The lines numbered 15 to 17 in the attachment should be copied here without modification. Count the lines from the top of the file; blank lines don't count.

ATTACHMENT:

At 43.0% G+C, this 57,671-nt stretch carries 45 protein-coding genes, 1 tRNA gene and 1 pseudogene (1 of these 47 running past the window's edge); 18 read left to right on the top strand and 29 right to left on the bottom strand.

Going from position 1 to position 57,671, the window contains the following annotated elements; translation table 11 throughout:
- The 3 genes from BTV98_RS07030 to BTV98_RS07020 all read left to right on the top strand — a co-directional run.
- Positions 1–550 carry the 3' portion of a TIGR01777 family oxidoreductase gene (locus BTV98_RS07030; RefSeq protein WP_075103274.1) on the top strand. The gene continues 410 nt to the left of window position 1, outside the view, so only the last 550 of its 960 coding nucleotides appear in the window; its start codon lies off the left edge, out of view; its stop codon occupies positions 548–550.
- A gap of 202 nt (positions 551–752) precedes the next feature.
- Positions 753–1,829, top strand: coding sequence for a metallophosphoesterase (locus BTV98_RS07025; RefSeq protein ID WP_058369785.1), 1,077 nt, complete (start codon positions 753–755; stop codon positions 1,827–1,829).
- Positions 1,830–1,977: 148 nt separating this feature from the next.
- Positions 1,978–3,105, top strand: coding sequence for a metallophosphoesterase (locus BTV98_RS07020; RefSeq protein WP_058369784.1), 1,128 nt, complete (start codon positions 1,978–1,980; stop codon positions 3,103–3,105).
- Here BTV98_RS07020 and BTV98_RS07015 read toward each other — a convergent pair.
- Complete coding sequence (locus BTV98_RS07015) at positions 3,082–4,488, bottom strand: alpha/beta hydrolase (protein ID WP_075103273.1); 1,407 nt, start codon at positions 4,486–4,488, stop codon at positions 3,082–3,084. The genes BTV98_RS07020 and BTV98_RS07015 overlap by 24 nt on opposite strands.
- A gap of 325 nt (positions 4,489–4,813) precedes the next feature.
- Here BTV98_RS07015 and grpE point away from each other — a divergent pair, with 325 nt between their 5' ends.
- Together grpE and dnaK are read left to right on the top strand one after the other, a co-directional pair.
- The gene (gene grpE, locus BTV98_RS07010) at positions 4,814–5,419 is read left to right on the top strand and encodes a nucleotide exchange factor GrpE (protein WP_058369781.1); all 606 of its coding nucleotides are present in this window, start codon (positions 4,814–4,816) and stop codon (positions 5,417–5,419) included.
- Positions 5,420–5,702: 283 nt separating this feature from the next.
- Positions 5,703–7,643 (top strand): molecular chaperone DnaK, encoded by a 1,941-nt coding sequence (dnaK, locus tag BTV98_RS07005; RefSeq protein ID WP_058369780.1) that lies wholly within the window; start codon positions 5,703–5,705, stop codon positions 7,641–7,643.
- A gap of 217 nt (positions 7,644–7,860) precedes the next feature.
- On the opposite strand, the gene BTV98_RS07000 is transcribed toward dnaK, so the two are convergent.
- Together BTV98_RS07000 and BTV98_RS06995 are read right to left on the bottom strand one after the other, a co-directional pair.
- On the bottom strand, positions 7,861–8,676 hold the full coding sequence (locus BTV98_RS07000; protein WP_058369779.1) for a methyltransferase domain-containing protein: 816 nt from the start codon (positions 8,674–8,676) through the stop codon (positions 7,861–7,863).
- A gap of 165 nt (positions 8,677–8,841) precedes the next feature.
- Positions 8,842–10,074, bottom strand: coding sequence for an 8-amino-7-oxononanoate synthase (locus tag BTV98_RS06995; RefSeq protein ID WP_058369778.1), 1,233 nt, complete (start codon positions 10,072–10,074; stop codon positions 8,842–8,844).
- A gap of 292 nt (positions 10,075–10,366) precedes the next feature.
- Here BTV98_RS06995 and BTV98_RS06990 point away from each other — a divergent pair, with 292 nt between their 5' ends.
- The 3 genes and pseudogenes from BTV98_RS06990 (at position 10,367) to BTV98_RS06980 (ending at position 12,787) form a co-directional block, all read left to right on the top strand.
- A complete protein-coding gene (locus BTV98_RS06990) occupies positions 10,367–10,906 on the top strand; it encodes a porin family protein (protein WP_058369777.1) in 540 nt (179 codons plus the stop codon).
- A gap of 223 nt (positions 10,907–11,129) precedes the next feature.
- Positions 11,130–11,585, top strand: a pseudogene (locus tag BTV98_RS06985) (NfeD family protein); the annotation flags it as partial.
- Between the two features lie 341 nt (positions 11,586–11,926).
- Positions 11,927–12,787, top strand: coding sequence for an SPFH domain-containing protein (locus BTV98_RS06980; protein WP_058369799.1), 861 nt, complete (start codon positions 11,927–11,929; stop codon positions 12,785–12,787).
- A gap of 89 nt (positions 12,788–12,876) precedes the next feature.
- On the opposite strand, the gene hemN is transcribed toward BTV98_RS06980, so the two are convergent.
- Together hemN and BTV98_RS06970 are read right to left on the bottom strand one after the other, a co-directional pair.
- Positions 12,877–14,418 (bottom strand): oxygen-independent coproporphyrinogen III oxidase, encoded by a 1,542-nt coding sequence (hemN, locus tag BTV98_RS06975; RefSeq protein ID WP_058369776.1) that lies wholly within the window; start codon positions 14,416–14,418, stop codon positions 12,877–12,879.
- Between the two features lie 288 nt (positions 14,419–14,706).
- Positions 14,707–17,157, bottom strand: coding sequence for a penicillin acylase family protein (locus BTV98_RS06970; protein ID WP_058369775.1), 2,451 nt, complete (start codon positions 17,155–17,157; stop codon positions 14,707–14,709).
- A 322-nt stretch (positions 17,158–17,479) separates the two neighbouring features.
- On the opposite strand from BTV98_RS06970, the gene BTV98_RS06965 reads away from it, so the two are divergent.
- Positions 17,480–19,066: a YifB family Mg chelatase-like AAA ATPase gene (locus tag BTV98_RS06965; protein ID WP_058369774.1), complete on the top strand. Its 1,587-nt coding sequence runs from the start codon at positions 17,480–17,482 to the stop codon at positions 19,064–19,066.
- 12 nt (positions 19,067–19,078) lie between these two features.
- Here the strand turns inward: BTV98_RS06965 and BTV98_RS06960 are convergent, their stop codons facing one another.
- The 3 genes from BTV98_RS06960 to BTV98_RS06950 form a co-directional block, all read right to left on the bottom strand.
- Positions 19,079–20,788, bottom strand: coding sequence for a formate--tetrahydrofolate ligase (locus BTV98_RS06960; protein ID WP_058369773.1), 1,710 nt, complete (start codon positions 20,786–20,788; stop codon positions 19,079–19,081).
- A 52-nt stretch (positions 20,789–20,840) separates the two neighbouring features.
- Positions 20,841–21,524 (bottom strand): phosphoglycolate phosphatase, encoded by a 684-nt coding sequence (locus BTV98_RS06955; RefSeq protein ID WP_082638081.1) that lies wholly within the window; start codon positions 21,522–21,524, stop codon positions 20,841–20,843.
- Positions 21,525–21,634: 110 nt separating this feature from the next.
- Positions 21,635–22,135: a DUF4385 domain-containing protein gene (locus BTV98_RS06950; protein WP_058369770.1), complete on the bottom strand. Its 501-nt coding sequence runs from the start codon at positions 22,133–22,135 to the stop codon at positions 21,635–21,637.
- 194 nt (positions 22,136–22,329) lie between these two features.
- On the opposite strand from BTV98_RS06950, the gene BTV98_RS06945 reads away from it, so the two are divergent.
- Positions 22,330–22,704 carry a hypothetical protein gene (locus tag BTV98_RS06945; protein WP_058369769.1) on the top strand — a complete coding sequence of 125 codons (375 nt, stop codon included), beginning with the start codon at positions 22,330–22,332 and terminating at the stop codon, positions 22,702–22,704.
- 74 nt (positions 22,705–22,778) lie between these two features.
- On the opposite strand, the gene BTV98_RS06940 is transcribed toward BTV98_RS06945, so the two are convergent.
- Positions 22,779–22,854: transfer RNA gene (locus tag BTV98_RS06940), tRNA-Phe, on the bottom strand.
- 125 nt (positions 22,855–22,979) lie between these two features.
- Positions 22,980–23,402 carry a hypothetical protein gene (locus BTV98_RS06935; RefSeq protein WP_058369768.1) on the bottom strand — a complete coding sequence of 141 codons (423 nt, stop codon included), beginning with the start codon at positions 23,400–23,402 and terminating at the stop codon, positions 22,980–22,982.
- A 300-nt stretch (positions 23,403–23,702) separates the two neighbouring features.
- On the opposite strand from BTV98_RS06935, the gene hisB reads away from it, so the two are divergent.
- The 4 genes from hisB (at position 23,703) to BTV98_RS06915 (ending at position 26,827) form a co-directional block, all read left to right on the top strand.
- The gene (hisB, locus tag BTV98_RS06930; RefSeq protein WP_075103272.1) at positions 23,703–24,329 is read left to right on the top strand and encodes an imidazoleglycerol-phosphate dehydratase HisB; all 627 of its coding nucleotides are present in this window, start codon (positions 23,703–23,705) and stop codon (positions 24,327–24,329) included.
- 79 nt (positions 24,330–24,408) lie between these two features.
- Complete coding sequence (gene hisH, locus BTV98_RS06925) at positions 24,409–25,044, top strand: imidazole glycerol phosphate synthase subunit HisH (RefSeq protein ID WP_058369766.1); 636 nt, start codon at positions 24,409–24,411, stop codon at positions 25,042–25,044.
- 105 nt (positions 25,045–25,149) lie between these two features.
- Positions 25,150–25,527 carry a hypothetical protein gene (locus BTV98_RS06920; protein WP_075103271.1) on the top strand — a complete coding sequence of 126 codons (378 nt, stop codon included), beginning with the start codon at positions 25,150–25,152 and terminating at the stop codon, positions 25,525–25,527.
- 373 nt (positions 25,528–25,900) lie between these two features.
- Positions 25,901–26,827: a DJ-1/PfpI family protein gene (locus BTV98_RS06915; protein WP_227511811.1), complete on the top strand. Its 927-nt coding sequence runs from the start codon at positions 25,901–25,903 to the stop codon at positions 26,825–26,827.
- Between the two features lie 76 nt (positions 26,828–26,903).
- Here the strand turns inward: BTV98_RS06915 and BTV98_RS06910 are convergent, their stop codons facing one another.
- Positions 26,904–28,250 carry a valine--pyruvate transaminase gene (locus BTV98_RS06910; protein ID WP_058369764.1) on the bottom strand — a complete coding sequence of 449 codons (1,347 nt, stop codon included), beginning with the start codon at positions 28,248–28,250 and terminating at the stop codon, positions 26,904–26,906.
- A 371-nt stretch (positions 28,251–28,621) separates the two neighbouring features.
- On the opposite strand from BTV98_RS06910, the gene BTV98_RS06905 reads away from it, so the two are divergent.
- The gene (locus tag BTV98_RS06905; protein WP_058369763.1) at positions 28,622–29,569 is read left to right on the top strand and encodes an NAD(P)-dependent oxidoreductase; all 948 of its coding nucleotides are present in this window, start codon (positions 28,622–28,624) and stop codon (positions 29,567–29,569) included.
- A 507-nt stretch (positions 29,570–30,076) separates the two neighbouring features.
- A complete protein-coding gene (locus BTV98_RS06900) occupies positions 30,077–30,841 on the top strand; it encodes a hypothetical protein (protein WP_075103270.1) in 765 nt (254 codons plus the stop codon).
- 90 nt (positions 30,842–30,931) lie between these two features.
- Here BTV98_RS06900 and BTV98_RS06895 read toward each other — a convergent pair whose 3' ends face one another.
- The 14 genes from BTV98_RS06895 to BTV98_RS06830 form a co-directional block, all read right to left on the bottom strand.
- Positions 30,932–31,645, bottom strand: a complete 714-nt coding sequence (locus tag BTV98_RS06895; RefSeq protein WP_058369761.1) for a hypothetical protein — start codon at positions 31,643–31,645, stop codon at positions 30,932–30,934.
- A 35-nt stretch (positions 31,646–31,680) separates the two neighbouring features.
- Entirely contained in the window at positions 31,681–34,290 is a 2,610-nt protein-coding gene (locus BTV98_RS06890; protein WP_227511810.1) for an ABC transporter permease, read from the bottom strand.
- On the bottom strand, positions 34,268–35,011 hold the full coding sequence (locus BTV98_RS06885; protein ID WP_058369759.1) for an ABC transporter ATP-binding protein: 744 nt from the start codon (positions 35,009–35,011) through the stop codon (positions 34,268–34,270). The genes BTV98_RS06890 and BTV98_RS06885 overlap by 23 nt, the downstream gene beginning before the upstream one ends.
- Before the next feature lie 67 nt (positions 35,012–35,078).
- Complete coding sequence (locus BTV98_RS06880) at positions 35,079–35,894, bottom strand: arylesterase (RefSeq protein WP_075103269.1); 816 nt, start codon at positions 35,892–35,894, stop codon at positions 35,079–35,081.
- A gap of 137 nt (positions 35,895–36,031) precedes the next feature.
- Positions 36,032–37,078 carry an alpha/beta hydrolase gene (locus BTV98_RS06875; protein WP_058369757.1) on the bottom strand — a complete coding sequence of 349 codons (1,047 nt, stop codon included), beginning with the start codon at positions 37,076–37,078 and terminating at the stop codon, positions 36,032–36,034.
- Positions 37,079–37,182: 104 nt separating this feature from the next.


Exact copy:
- Positions 5,420–5,702: 283 nt separating this feature from the next.
- Positions 5,703–7,643 (top strand): molecular chaperone DnaK, encoded by a 1,941-nt coding sequence (dnaK, locus tag BTV98_RS07005; RefSeq protein ID WP_058369780.1) that lies wholly within the window; start codon positions 5,703–5,705, stop codon positions 7,641–7,643.
- A gap of 217 nt (positions 7,644–7,860) precedes the next feature.